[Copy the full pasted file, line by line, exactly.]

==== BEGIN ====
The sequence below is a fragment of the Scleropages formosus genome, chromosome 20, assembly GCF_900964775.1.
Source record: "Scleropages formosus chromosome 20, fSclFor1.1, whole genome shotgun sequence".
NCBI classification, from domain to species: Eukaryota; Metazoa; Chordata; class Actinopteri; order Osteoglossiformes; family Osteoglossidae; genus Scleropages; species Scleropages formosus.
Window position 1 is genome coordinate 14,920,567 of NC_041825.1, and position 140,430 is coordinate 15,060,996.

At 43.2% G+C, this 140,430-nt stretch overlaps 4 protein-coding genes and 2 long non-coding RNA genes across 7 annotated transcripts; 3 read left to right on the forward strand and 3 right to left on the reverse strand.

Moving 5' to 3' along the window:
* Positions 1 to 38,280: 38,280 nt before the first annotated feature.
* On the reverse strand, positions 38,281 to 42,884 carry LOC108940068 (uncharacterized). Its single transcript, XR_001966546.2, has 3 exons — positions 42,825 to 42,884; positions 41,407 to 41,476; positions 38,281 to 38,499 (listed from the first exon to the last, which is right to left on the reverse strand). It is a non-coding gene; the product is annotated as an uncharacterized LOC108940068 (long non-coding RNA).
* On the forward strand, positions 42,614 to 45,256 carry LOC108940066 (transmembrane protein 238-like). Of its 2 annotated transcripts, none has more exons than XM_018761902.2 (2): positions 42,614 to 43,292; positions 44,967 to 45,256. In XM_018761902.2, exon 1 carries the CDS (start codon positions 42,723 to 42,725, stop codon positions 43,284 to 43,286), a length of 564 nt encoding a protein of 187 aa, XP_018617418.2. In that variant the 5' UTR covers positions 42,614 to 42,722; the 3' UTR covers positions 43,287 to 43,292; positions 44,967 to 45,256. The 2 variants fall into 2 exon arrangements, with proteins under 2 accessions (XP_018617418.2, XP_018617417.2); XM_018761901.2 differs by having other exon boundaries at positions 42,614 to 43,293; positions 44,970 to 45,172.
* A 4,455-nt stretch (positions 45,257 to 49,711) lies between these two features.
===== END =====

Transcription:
The sequence below is a fragment of the Scleropages formosus genome, chromosome 20, assembly GCF_900964775.1.
Source record: "Scleropages formosus chromosome 20, fSclFor1.1, whole genome shotgun sequence".
NCBI classification, from domain to species: Eukaryota; Metazoa; Chordata; class Actinopteri; order Osteoglossiformes; family Osteoglossidae; genus Scleropages; species Scleropages formosus.
Window position 1 is genome coordinate 14,920,567 of NC_041825.1, and position 140,430 is coordinate 15,060,996.

At 43.2% G+C, this 140,430-nt stretch overlaps 4 protein-coding genes and 2 long non-coding RNA genes across 7 annotated transcripts; 3 read left to right on the forward strand and 3 right to left on the reverse strand.

Moving 5' to 3' along the window:
* Positions 1 to 38,280: 38,280 nt before the first annotated feature.
* On the reverse strand, positions 38,281 to 42,884 carry LOC108940068 (uncharacterized). Its single transcript, XR_001966546.2, has 3 exons — positions 42,825 to 42,884; positions 41,407 to 41,476; positions 38,281 to 38,499 (listed from the first exon to the last, which is right to left on the reverse strand). It is a non-coding gene; the product is annotated as an uncharacterized LOC108940068 (long non-coding RNA).
* On the forward strand, positions 42,614 to 45,256 carry LOC108940066 (transmembrane protein 238-like). Of its 2 annotated transcripts, none has more exons than XM_018761902.2 (2): positions 42,614 to 43,292; positions 44,967 to 45,256. In XM_018761902.2, exon 1 carries the CDS (start codon positions 42,723 to 42,725, stop codon positions 43,284 to 43,286), a length of 564 nt encoding a protein of 187 aa, XP_018617418.2. In that variant the 5' UTR covers positions 42,614 to 42,722; the 3' UTR covers positions 43,287 to 43,292; positions 44,967 to 45,256. The 2 variants fall into 2 exon arrangements, with proteins under 2 accessions (XP_018617418.2, XP_018617417.2); XM_018761901.2 differs by having other exon boundaries at positions 42,614 to 43,293; positions 44,970 to 45,172.
* A 4,455-nt stretch (positions 45,257 to 49,711) lies between these two features.